Turrican, Amstrad CPC

Rainbow Artsclassic C64 shoot ’em up, Turrican, was converted to the Amstrad by Probe Software, and it demonstrates how to do this kind of side-scrolling run-and-gun shooter on the CPC. Compared to something like Gryzor, Turrican is streets ahead in terms of presentation and playability.

The Turrican shoots his way from left to right, collecting power-ups to enhance his weapons, collecting gems, and avoiding traps that sap his energy or pitfalls into the abyss (and instant death). Holding down the fire button shoots a constant beam of electricity that is useful for taking out larger enemies and destructible blocks. Pressing Return fires a dual wave left and right that will destroy anything on-screen instantaneously, although this has limited use.

At the end of some levels there’s a boss battle in order to progress. The first one being the iconic clenched fist robot that tries to flatten Turrican if he’s caught underneath it. The constant beam weapon comes in handy during these fights.

One thing I realised while playing Turrican was that the Amstrad is not particularly well suited to scrolling graphics. The scrolling backgrounds in Turrican look great, but they don’t move that smoothly. The play area is small too, meaning that you have to put yourself in harm’s way to push the screen forward, which isn’t ideal. It also makes the first boss fight rather tricky as there’s little screen real estate to escape into.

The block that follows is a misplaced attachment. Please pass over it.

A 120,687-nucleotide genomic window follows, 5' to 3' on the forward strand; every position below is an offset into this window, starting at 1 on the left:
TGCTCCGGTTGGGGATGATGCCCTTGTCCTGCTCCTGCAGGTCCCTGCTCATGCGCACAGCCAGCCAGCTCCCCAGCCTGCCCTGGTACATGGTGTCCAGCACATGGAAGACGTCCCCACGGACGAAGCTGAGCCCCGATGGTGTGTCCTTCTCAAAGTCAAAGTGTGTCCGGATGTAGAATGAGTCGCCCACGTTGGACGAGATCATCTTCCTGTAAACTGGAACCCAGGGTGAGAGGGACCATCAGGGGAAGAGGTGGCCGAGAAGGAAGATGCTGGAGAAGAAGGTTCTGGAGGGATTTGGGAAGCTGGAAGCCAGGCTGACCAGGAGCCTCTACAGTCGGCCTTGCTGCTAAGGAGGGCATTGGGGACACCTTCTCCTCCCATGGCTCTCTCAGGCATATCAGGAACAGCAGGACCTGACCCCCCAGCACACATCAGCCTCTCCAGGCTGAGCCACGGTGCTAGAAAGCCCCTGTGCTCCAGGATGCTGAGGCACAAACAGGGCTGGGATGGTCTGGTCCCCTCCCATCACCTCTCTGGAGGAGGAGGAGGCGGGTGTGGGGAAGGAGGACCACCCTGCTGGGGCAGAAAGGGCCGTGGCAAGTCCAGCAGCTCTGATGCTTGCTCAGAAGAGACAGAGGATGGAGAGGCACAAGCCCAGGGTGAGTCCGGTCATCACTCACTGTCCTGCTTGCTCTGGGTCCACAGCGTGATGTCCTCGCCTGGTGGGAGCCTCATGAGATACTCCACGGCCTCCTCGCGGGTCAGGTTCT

After recently playing the SNES and Megadrive versions of Turrican, this Amstrad conversion seems lacklustre in comparison, but it’s not a bad game overall. Amstrad Turrican was first published by Rainbow Arts in 1990 and it’s worth a look if you like run-and-gun games on the CPC or are a Turrican completest.

More: Turrican on Wikipedia

One thought on “Turrican, Amstrad CPC”

Leave a Reply

Fill in your details below or click an icon to log in:

WordPress.com Logo

You are commenting using your WordPress.com account. Log Out /  Change )

Twitter picture

You are commenting using your Twitter account. Log Out /  Change )

Facebook photo

You are commenting using your Facebook account. Log Out /  Change )

Connecting to %s

This site uses Akismet to reduce spam. Learn how your comment data is processed.